15 April 2022 | By: Writing Buddha

RISING: 30 WOMEN WHO CHANGED INDIA by Kiran Manral (Book Review: 4.5*/5) !!!

2002nd BLOG POST

7th Book of 2022

I have known Kiran Manral as a celebrated author since a long time but I couldn’t get a chance to read any of her work. Finally, in the month of March 2022, on the occasion of Women’s Day, her latest book released named “Rising: 30 Women Who Changed India” which speaks about 30 different women who changed the mindset, stereotypes and gave a new definition on what an Indian women or girl can do and achieve. I generally don’t like reading a book for a long time as I want to move to the next as soon as possible but here, I read story of one woman per day on an average and dedicated the whole month of March to this book which speaks about these inspiring personalities.


Kiran Manral has very perfectly chosen the women who comes from all walks of life such as entertainment, movies, sports, entrepreneurship, government job, judiciary system, educational, science, rural panchayat etc. Another great attempt is in considering such personalities whom we haven’t heard about before or who aren’t that popular even after they achieved something incredible through their legacy for the Indian girls. Every personality has been dedicated a chapter of around 5-10 pages and its like a small summary of their life just to ensure that you are introduced and know about them here onwards. I was quite ashamed of myself for not even knowing names of many of them even though they have initiated something not many could dare even after 75 years of independence today.


The book speaks about how women are generally stereotyped and they have to break multiple shackles to achieve something that men can do without any question towards them. Author manages to let us know that the gender equality that we talk about today and which I believe we have almost achieved in many ways have been possible due to few of such women who didn’t think only about themselves but about the whole system as well as other females around them. They didn’t let their dreams and aspirations die just because no other women had attempted it before them or the society considered it wrong for them. They achieved the unbelievable by managing themselves even when they had to go against family, spouse, society or system at times. There are many ladies who have gone through divorces in these stories and you can understand the challenge they had to endure during those times when it would have been such a setback to manage everything from family to work alone.


The book starts with the politicians such as Sushma Swaraj and Sheila Dikshit and also discusses about multiple film personalities such as Lata Mangeshkar, M. S. Subbulakshmi, Madhuri Dikshit, Rekha, Ekta Kapoor, Aparna Sen etc later in the chapters. Author also gives enough prominence to Sport personalities where women from different sports are discussed such as Karnam Malleshwari, Hima Das, P. T. Usha, P. V. Sindhu, Mary Kom etc. I personally loved reading about them as I could relate with Sports very easily and many of their achievements happened in my notice so it was like getting the whole thing replayed again in my mind.


Then Kiran also gets into the characters who have accomplished the zenith in completely special fields such as knowing about Tessy Thomas being the Missile Woman of India made me feel ashamed that I didn’t know that we even have someone who has achieved this title. We only know about APJ Abdul Kalam as Missile Man but we also have a woman who have achieved the same. I am pretty sure that 99% of Indians don’t know about her. The book speaks about entrepreneur, Kiran Mazumdar – Shaw, who is an inspiration for so many women. I liked reading about how she managed to survive against all ups and downs. We get to know about Shakuntala Devi and her struggles after she got famous for her fast-processing brain which could calculate tough mathematical computations within seconds. I felt personal happiness in reading about Menaka Guruswamy who helped the whole LGBTQ community by fighting for them in court and removing the long-awaited section 377 imposed on them. She further says that now she wants to legalize same-sex marriage in India on which she is working day-and-night. Such people are meant to be celebrated in our country. There are many other personalities who are discussed in this book – not all of them can be discussed in this short review.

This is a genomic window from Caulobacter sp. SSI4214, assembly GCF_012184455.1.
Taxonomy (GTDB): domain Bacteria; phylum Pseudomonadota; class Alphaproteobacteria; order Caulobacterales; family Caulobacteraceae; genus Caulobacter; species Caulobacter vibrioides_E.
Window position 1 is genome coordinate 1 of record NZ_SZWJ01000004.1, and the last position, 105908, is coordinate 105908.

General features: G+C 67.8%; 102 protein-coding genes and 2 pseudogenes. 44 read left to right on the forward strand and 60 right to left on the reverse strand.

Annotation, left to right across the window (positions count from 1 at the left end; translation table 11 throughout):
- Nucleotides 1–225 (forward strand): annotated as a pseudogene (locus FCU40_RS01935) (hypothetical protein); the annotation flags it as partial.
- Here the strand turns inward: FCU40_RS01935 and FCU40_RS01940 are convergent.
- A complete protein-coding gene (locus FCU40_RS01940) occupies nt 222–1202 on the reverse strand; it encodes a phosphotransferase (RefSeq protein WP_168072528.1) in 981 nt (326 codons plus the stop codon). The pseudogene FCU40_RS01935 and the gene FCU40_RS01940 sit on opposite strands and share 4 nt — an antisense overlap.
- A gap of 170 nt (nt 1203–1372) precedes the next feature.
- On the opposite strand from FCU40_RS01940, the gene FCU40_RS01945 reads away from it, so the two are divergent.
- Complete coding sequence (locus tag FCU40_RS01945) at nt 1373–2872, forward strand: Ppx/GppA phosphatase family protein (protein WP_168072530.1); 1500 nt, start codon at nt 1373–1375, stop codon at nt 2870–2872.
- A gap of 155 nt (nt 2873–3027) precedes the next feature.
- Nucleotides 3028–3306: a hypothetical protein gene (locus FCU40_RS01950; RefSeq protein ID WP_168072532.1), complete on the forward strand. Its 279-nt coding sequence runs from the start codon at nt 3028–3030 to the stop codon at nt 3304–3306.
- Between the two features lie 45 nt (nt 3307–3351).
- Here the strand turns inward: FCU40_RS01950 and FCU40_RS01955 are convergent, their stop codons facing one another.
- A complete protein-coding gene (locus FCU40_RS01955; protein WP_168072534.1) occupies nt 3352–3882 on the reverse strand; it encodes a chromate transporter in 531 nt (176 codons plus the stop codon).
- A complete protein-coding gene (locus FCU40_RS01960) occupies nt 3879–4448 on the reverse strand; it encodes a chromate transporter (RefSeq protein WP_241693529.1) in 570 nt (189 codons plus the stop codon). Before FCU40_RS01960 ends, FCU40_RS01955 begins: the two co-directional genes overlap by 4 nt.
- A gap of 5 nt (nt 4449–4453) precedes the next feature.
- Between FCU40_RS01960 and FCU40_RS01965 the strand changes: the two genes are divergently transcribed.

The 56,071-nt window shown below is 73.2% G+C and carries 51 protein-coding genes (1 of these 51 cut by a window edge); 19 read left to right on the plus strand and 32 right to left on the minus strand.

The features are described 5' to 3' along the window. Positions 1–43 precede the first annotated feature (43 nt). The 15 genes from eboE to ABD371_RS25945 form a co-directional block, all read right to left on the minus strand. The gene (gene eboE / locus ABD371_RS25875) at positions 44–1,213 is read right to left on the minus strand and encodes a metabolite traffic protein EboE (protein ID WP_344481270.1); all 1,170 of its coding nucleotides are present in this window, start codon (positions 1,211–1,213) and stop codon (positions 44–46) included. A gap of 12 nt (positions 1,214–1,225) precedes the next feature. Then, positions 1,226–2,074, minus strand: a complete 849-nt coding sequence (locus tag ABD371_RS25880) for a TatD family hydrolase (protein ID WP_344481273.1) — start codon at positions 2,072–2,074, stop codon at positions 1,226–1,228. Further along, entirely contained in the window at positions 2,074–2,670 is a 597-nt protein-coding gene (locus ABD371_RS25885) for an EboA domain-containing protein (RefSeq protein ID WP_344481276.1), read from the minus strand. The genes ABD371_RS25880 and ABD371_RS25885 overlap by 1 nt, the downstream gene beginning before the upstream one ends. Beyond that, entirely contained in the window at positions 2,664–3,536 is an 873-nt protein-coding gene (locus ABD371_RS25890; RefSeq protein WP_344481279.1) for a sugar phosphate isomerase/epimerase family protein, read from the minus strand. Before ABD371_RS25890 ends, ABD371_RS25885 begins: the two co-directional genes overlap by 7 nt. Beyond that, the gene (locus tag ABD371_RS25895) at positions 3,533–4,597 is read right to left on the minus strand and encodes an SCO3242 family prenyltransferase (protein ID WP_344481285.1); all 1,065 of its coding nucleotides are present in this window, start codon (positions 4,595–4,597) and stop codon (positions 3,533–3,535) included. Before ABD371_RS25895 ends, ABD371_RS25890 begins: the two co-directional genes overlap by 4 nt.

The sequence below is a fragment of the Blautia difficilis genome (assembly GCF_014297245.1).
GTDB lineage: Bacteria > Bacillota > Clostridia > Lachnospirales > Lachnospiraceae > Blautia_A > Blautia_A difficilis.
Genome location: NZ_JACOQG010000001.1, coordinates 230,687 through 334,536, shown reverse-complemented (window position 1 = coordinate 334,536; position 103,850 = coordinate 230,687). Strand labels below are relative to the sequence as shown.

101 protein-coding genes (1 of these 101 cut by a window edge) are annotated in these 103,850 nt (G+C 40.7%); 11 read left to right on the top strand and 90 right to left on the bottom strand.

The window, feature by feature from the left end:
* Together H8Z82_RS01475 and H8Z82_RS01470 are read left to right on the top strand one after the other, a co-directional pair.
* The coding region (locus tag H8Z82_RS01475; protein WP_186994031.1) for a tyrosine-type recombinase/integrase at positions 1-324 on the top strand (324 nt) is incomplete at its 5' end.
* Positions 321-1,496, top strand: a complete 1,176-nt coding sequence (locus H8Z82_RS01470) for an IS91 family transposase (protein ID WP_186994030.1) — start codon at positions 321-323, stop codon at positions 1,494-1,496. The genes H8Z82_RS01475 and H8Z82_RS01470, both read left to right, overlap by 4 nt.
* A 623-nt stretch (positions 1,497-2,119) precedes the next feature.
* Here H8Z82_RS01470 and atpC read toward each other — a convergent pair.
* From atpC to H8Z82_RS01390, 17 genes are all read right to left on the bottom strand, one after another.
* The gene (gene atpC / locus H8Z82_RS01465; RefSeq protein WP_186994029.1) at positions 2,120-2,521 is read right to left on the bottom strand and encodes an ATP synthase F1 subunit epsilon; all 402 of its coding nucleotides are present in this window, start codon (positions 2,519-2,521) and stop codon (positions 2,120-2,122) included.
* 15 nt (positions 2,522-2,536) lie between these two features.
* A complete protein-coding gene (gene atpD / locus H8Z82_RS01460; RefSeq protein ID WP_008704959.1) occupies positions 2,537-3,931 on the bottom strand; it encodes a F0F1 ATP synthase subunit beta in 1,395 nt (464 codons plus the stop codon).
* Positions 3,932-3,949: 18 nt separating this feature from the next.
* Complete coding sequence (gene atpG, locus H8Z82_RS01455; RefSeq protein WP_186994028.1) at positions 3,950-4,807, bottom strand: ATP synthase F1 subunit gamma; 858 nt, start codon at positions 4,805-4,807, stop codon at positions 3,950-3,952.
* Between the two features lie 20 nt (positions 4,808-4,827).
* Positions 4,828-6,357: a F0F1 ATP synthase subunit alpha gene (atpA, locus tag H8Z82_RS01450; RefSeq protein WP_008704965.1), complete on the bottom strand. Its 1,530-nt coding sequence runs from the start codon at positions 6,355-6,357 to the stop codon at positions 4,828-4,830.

Now talking about the drawbacks – I must say that few women are not discussed in terms of their struggles but author could only manage to tell us about the way their career progressed. An example – the chapter on Madhuri Dikshit and P. T. Usha manages to talk only about what happened when in their career rather than what it took for them to do it. Secondly, I believe few personalities are added just for managing to get the book picked by the reader such as Madhuri Dikshit and Rekha. I don’t think they are among the list of women who changed India in any way. There are many better than them who could have been covered. Thirdly, you won’t find pictures of any woman listed in the book, not even in Black and White. It would have been great if Kiran could have managed to have their pictures so we could have known them little better.


Overall, this book deserves its place in your bookshelf. It is really exciting to know about how few women have worked upon to take India to the level it is today. I give this book 4.5 stars out of 5 – for its intention and versatility.






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